It has been proposed that both positive and negative metacognitive beliefs sustain engagement in post-event processing (PEP). However, it is unknown: (1) whether individuals with social anxiety disorder (SAD) actually derive the benefits from PEP that they expect; (2) if this is not the case, how their positive beliefs are maintained; and (3) if they are aware of the counterproductive effects of PEP, why they still perform PEP.
To explore the phenomenology of the processes involved in PEP from the perspective of SADs, in order to address the research questions above.
Twenty-one participants suffering from SAD received individual semi-structured interviews. Transcripts were analysed using thematic analysis.
Analysis revealed three main themes: (1) ‘Only, safe and useful way to improve myself’: SADs feel the need to improve their social performance, and they believe that PEP is the only, safe, and private way to do so, which is an underlying motive for them to do PEP; (2) ‘It hurts more than helps me’: however, through PEP, they do not seem to obtain the benefit that they expect, or only find a variety of counterproductive outcomes; (3) ‘Better safe than sorry’: they sometimes find makeshift solutions to improve their social performance during PEP, which may maintain their PEP as a form of intermittent reinforcement. They weigh up such costs and benefits, and choose to perform PEP while feeling conflicted about PEP.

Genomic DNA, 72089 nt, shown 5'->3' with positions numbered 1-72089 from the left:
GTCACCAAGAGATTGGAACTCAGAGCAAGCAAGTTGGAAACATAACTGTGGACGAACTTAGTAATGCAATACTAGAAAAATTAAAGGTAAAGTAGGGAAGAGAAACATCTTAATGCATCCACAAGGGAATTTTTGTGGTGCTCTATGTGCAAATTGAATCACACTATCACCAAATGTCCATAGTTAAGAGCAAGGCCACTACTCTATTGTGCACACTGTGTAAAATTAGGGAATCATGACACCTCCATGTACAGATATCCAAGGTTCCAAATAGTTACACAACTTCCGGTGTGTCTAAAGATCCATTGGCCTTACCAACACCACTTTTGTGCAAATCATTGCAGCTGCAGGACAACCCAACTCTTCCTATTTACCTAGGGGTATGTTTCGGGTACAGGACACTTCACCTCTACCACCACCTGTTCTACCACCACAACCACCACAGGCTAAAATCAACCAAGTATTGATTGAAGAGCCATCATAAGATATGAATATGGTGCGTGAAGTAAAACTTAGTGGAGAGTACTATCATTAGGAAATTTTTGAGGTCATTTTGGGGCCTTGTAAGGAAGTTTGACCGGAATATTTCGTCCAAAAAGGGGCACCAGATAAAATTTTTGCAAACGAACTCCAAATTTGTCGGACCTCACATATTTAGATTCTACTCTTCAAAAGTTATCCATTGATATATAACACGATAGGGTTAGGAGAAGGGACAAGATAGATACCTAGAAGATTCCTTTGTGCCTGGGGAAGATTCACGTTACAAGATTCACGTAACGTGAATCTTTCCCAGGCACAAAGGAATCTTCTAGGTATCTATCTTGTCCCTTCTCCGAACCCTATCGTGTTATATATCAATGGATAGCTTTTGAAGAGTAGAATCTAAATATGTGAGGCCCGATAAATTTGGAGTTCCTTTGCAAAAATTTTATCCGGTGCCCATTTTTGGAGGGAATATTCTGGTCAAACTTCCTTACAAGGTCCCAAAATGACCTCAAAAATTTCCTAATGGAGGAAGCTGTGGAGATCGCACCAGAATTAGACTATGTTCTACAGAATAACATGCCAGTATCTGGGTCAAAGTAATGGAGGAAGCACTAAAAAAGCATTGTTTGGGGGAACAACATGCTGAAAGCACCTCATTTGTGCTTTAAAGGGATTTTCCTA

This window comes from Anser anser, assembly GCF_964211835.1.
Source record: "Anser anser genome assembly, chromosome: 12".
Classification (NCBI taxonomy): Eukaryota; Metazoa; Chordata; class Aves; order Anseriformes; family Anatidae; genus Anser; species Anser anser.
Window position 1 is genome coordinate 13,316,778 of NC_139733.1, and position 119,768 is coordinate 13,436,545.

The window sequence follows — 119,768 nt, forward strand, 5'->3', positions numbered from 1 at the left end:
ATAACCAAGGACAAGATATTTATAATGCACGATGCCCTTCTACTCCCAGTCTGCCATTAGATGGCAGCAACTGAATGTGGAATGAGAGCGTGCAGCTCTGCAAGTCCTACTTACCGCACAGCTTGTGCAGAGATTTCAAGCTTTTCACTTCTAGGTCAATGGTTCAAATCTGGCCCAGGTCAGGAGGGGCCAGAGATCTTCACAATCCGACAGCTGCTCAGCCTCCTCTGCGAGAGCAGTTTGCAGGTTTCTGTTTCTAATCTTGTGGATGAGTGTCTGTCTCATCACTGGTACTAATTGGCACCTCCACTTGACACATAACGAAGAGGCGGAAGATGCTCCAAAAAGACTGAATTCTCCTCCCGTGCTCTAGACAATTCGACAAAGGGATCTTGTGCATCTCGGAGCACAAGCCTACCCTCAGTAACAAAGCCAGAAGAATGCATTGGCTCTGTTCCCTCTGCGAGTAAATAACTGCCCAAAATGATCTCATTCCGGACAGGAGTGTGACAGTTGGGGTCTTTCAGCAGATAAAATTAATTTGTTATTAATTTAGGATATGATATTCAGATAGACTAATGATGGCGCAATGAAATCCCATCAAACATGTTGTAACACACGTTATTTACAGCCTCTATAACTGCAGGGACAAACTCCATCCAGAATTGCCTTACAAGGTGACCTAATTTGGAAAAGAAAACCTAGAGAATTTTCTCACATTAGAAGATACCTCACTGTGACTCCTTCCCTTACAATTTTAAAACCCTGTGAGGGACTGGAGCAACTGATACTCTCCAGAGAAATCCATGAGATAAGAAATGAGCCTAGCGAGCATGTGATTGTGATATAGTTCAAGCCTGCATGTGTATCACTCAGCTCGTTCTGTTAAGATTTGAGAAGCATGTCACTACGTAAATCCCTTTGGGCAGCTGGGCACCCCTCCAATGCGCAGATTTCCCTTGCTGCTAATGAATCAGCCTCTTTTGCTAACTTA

The results suggest that: (1) SADs rarely obtain the benefits from PEP that they expect; (2) their positive metacognitive beliefs are maintained by solutions they sometimes find during PEP; and (3) SADs choose to perform PEP while feeling conflicted; while PEP ironically maintains and exacerbates negative self-beliefs/images, it is the only safe and useful way to improve their social performance. These findings support and expand on the theories of PEP.
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